SEX attackers are facing an unprecedented police crackdown that will involve naming and shaming offenders, satellite tracking and lie detector tests, Scotland on Sunday can reveal.
The controversial plans are being drawn up by SNP and Scottish Tory politicians in a bid to restore public confidence in the justice system after a string of cases in which paedophiles and other dangerous offenders were free to rape, assault and murder.
Only last week it emerged that Peter Tobin, the killer of Polish student Angelika Kluk, had managed to “disappear” from police surveillance for almost a year despite being a known threat to women and on the sex offenders' register.
Labour said last night they were likely to back the crackdown, meaning it could become law as early as next year.
The change will give police sweeping new powers to monitor and control sex offenders, including releasing the names and photographs of those who fail to tell the authorities where they are living.
The plan has also received widespread support from police officers and victims' charities who said the human rights of offenders had for too long triumphed over the lawful protection of women and children.
Concern is mounting that the laws controlling offenders are too weak. Yesterday, serial sex attacker Morris Petch was recaptured by police in Edinburgh after going on the run while on bail awaiting sentence for raping two girls in the city.
Critics say if Petch had been properly monitored he would never have been able to escape.
The new minority SNP government has entered into an ad hoc pact with the Tories to radically reform the law. Key measures include the following:
• Any sex offender who cannot be found at the home address he has given police will have his name and photograph posted on a website and given to the media. It is hoped that the fear of being “named and shamed” in this way will put off offenders who might consider giving authorities the slip.
• All sex offenders to be fitted with tracking devices which can monitor their movements through a combination of satellite-tracking and radio links to black boxes at their home addresses. If an offender disappears from the tracking system, or otherwise behaves oddly, then police will be called to attend immediately. The tagging system will be complemented by regular police visits to ensure that the offender is where the tag says he is.
• Lie detector tests will be used with selected offenders to check both their state of mind and conduct in the community. While there are questions about the effectiveness of polygraphs, it is hoped that using them will act as a deterrent.
The detailed proposals have been drawn up by Scottish Tory justice spokesman Bill Aitken, who will present them to Alex Salmond, the First Minister, and to Kenny MacAskill, the justice secretary, at a meeting which is likely to take place within the next fortnight.
Sources close to both Salmond and MacAskill have indicated they are broadly in favour of the plans, which have also been welcomed by police insiders.
Aitken said: “We will never know whether, if this legislation had been in force, Tobin would have committed the crime, but the effect of this legislation would be to prevent sex offenders going to ground and significantly improves public safety. And I’m hopeful that all parties will see the sense of these proposals and they will be implemented.”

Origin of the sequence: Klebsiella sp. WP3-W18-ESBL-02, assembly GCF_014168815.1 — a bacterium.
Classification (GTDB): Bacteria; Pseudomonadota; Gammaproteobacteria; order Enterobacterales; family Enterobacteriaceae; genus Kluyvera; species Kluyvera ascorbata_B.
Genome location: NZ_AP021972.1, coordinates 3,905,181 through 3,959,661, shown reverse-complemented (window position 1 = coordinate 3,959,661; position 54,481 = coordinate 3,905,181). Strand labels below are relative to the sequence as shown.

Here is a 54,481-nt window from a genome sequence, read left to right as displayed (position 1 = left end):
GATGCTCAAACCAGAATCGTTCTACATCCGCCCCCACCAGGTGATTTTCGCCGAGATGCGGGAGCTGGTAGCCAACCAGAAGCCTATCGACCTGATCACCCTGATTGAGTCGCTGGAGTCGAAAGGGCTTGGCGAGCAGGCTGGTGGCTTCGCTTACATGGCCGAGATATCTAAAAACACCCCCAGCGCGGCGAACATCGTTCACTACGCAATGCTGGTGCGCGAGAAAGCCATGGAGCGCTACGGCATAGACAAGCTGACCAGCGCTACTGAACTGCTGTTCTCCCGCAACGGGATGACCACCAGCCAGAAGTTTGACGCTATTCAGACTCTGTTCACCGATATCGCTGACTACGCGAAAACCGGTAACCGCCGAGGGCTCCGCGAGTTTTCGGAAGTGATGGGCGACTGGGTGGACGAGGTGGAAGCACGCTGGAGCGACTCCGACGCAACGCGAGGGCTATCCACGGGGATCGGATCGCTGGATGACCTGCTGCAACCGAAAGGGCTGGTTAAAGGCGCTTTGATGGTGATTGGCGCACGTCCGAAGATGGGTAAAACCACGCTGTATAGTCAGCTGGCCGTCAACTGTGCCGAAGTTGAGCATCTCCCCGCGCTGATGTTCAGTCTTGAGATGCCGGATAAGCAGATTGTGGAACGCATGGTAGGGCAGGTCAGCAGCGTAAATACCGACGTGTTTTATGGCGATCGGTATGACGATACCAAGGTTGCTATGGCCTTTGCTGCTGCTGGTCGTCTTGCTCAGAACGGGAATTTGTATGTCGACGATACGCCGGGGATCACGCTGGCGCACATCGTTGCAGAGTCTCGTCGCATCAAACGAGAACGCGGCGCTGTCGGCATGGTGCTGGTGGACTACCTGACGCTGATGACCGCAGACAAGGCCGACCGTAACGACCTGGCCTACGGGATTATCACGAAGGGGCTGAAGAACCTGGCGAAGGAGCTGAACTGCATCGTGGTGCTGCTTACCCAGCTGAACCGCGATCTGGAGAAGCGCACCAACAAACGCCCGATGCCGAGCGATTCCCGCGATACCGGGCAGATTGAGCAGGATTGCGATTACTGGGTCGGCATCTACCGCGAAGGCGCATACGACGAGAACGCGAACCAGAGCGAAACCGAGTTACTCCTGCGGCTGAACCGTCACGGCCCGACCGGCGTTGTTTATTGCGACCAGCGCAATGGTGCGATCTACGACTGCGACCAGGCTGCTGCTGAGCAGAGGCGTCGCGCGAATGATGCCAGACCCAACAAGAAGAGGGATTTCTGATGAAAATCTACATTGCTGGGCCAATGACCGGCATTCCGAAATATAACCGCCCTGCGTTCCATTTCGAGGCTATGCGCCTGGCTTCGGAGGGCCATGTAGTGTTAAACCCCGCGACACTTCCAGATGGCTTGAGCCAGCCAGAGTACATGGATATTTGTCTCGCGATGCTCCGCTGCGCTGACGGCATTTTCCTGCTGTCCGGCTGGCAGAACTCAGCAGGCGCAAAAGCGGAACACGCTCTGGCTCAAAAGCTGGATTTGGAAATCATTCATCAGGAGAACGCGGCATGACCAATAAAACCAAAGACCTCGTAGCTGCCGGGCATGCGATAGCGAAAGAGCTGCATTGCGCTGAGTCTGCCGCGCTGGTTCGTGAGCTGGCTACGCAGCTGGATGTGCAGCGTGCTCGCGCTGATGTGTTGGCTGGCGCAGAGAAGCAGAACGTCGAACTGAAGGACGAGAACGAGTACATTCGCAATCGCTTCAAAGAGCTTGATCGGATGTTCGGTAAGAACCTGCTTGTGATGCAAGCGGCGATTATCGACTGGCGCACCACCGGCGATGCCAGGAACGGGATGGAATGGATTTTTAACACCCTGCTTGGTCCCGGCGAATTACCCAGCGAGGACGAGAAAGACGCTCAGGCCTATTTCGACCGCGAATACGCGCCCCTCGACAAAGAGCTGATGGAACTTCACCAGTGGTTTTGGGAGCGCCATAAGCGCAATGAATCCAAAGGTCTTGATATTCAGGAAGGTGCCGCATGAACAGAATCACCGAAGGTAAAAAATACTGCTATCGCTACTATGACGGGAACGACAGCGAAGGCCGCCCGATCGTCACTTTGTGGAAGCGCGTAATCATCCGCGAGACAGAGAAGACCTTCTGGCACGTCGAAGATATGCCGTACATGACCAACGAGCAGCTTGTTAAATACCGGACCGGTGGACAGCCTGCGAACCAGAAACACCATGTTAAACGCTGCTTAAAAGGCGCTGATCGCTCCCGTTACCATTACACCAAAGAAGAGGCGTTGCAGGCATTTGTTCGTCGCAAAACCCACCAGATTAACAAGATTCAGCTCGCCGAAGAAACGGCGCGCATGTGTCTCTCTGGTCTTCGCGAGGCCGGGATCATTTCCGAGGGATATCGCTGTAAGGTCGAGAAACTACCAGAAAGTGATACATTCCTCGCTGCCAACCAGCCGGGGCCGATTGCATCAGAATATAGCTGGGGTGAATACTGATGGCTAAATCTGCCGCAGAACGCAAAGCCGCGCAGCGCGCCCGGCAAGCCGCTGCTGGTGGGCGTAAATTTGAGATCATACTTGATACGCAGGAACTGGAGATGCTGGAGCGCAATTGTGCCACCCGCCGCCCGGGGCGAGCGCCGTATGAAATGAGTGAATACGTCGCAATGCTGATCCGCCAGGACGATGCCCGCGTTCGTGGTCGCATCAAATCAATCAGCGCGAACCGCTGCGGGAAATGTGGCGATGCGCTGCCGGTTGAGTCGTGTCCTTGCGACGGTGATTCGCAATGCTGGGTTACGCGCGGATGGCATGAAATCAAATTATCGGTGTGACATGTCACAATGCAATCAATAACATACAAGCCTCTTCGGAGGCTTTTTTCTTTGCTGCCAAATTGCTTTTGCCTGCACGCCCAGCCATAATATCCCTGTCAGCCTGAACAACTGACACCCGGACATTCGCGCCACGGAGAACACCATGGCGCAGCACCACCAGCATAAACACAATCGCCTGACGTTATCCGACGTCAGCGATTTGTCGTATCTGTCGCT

A source close to MacAskill, said: “He will be delighted to meet with Bill Aitken and discuss the plans and he basically agrees with most of what Bill says. The one thing that he will need some convincing on is the lie-detector bit. He’s looking forward to hearing the explanation on that.”
Although the SNP and the Tories between them do not have enough MSPs for a majority, the likely support of Labour means they are all but certain to be passed in some form.
A source close to Labour leader Jack McConnell said: “Labour has always had a clear commitment to protect communities although we were somewhat held back by our Lib Dem partners in the last coalition.
“We have a clear manifesto commitment to naming and shaming serious sex offenders and we shall expect the SNP to act. We take this matter very seriously.”
A senior police insider said: “I think that naming offenders who go to ground is a very good idea. Put it this way, if Tobin’s picture had been plastered all over the place then you can be absolutely sure someone would have clocked him and we’d have nailed him.”
But a leading human rights lawyer urged caution in going ahead with all the proposals.
John Scott, of the Scottish Human Rights Centre, said: “These measures should only be used selectively and in the most extreme cases. Sex offenders come in all shapes and sizes and they do not all represent the same level of danger.The lie detector bit is the ropiest part of the whole thing.”
A Scottish Executive spokeswoman said: “The Scottish government is keen to reach a consensus on the matter. Ministers believe that a traffic light system, with the police and procurator fiscal able to trigger a ‘red alert’ in a variety of circumstances, offers a positive way forward.
“But equally, they are very willing to discuss other similar proposals in the hope that the parliament can move forward together.”